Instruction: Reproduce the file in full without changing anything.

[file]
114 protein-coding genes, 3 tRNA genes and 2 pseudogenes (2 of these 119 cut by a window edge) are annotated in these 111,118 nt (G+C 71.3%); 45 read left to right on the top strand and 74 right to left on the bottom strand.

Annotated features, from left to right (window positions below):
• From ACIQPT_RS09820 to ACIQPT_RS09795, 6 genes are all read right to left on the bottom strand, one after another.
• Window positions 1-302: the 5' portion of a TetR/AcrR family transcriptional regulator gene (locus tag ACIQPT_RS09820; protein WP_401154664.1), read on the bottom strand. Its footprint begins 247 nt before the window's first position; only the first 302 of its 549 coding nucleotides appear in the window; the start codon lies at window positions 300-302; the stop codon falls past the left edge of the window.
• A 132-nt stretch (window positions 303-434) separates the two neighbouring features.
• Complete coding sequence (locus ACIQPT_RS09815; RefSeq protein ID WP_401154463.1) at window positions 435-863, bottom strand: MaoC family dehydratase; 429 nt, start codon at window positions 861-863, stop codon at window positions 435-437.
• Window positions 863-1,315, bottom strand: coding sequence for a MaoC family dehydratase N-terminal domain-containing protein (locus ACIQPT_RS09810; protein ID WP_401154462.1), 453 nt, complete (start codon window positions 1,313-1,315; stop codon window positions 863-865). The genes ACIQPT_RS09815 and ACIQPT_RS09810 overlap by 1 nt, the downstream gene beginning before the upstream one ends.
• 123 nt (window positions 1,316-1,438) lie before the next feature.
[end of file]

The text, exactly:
114 protein-coding genes, 3 tRNA genes and 2 pseudogenes (2 of these 119 cut by a window edge) are annotated in these 111,118 nt (G+C 71.3%); 45 read left to right on the top strand and 74 right to left on the bottom strand.

Annotated features, from left to right (window positions below):
• From ACIQPT_RS09820 to ACIQPT_RS09795, 6 genes are all read right to left on the bottom strand, one after another.
• Window positions 1-302: the 5' portion of a TetR/AcrR family transcriptional regulator gene (locus tag ACIQPT_RS09820; protein WP_401154664.1), read on the bottom strand. Its footprint begins 247 nt before the window's first position; only the first 302 of its 549 coding nucleotides appear in the window; the start codon lies at window positions 300-302; the stop codon falls past the left edge of the window.
• A 132-nt stretch (window positions 303-434) separates the two neighbouring features.
• Complete coding sequence (locus ACIQPT_RS09815; RefSeq protein ID WP_401154463.1) at window positions 435-863, bottom strand: MaoC family dehydratase; 429 nt, start codon at window positions 861-863, stop codon at window positions 435-437.
• Window positions 863-1,315, bottom strand: coding sequence for a MaoC family dehydratase N-terminal domain-containing protein (locus ACIQPT_RS09810; protein ID WP_401154462.1), 453 nt, complete (start codon window positions 1,313-1,315; stop codon window positions 863-865). The genes ACIQPT_RS09815 and ACIQPT_RS09810 overlap by 1 nt, the downstream gene beginning before the upstream one ends.
• 123 nt (window positions 1,316-1,438) lie before the next feature.